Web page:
1997 could be the year Brian Basham finally shrugs off the tag of
’former British Airways PR consultant’.
Four years after being accused by Virgin chairman Richard Branson of
masterminding a smear campaign against his company on BA’s behalf - and
being unceremoniously dumped by BA itself - Basham’s struggle to clear
his name has finally paid off. Last month he won his libel action
against author Martyn Gregory and publisher Little, Brown and Company
over the book Dirty Tricks. The irony is that Basham had co-operated
with the book - an example, suggests one press contact, of his
Basham says he saw the book as a chance to tell the truth about his role
in the commercial war between the two airlines. Instead he found himself
portrayed as a liar.
For those who saw the action as a means to get senior British Airways
and Virgin management into the witness box, the case was a
disappointment - although Basham always claimed this was incidental. If
nothing else, it proves that the man once dubbed the ’street fighter’ is
still a force to be reckoned with. ’I never stop,’ he says, matter of
Even now, Basham won’t let go. He has his sights set on Gregory’s QC
Ronald Thwaites, whom he accuses of abusing court privilege with his
If there is a touch of the obsessive about Basham it is the mark,
perhaps, of a self-made man. The son of a south London butcher, he left
school at 16 and served an apprenticeship as an electrician before
breaking into journalism at the Daily Mail. From there he moved on to
the Daily Telegraph and finally the Times. There was also a brief period
as a broker’s analyst investigating the links between the City and
He moved into PR with John Addey Associates in 1972 and left four years
later to found Broad Street Associates. His first employee was John
Coyle; together they built Broad Street into a pounds 15 million public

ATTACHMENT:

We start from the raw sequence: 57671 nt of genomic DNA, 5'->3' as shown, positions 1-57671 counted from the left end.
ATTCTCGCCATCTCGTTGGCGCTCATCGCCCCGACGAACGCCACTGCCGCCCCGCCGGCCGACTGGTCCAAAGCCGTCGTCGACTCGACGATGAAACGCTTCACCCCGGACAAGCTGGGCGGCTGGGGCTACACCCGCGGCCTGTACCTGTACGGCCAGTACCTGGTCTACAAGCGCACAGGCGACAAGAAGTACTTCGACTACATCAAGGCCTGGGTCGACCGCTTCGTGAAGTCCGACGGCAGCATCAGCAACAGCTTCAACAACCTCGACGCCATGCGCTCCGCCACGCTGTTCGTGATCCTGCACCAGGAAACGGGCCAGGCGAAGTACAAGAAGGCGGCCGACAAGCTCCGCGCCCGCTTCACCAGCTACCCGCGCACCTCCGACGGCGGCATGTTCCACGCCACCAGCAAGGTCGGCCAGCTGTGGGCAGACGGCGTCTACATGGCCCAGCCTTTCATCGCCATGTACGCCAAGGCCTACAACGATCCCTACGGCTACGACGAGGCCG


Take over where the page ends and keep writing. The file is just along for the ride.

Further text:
company with a reputation for high-profile and aggressive PR, together
with an equally high-octane lifestyle.
Basham’s trade mark was detailed investigations of his opponents’
strengths and weaknesses - ’getting back to the brick-work’ he calls it.
Coyle praises him as: ’a great lateral thinker and a brilliant
advocate’. But outside the business community, the style - Saville Row
suits, two car phones and a permanent table at the Savoy - sometimes
grated with the press.
And the (self-perpetuated) myth of the tough, aggressive PR man made him
an obvious fall-guy for BA.
Never, by Coyle’s admission ’the best managed company’, Broad Street ran
into trouble in 1989, although by then Basham had sold most of his stake
to BDDP. He took some of the business and formed Warwick Corporate.
A socialist, and vocal republican, Basham has always seen himself as an
outsider, although, ironically, he is most proud of his work to
reinstate the two-minute silence for the Royal British Legion. Currently
he is working with club owner James Palumbo on a campaign to encourage
young people to use their vote. Another hobby horse is the regulation of
financial PR people.
The 1997 Basham is silver-haired and every inch the corporate PR man:
articulate, well connected and eminently plausible - no hint of the
wild-man of the 1980s who, according to one colleague, once chewed a
champagne glass. He chooses his words carefully but sidetracks endlessly
with tales of characters such as Robert Maxwell - a former client - whom
he met when he doorstepped him for the Telegraph.
Having spent the last three years on the Dirty Tricks case, building his
care home business Primrose Care and working on the two-minute silence,
Basham is now turning his attention back to PR.
There is a new service aimed at smaller quoted companies. There will
also be a similar refocusing of Warwick Corporate with a merger which
Basham says will near double the agency in size. The message is clear -
Basham is back.
1976 Starts Broad Street Associates
1991 Starts Warwick Corporate
1994 Issues writ over Dirty Tricks
1996 Wins libel case